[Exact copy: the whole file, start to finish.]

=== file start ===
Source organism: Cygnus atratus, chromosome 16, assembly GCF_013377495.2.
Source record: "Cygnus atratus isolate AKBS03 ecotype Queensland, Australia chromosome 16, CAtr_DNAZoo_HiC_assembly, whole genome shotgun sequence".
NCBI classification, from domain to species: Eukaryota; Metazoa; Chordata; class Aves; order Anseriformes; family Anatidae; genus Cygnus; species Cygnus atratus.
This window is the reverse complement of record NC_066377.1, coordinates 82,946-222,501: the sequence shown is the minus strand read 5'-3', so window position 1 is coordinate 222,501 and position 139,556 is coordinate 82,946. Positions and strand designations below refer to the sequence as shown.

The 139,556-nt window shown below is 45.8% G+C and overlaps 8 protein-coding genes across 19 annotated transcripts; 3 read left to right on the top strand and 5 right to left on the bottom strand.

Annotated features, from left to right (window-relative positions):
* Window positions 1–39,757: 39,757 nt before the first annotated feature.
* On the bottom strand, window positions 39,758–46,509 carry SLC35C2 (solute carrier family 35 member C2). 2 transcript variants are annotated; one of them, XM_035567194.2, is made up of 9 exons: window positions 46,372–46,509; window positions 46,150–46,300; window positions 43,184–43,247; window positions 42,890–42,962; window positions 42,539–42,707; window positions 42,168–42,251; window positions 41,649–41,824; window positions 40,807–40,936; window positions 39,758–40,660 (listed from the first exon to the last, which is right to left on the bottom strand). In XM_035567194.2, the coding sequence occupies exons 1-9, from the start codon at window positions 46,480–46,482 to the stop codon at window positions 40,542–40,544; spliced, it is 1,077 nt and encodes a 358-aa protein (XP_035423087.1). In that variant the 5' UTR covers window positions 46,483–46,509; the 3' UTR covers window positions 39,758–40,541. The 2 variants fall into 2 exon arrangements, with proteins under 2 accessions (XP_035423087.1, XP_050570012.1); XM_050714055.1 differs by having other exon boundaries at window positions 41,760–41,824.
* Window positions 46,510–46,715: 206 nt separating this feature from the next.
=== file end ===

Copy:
Source organism: Cygnus atratus, chromosome 16, assembly GCF_013377495.2.
Source record: "Cygnus atratus isolate AKBS03 ecotype Queensland, Australia chromosome 16, CAtr_DNAZoo_HiC_assembly, whole genome shotgun sequence".
NCBI classification, from domain to species: Eukaryota; Metazoa; Chordata; class Aves; order Anseriformes; family Anatidae; genus Cygnus; species Cygnus atratus.
This window is the reverse complement of record NC_066377.1, coordinates 82,946-222,501: the sequence shown is the minus strand read 5'-3', so window position 1 is coordinate 222,501 and position 139,556 is coordinate 82,946. Positions and strand designations below refer to the sequence as shown.

The 139,556-nt window shown below is 45.8% G+C and overlaps 8 protein-coding genes across 19 annotated transcripts; 3 read left to right on the top strand and 5 right to left on the bottom strand.

Annotated features, from left to right (window-relative positions):
* Window positions 1–39,757: 39,757 nt before the first annotated feature.
* On the bottom strand, window positions 39,758–46,509 carry SLC35C2 (solute carrier family 35 member C2). 2 transcript variants are annotated; one of them, XM_035567194.2, is made up of 9 exons: window positions 46,372–46,509; window positions 46,150–46,300; window positions 43,184–43,247; window positions 42,890–42,962; window positions 42,539–42,707; window positions 42,168–42,251; window positions 41,649–41,824; window positions 40,807–40,936; window positions 39,758–40,660 (listed from the first exon to the last, which is right to left on the bottom strand). In XM_035567194.2, the coding sequence occupies exons 1-9, from the start codon at window positions 46,480–46,482 to the stop codon at window positions 40,542–40,544; spliced, it is 1,077 nt and encodes a 358-aa protein (XP_035423087.1). In that variant the 5' UTR covers window positions 46,483–46,509; the 3' UTR covers window positions 39,758–40,541. The 2 variants fall into 2 exon arrangements, with proteins under 2 accessions (XP_035423087.1, XP_050570012.1); XM_050714055.1 differs by having other exon boundaries at window positions 41,760–41,824.
* Window positions 46,510–46,715: 206 nt separating this feature from the next.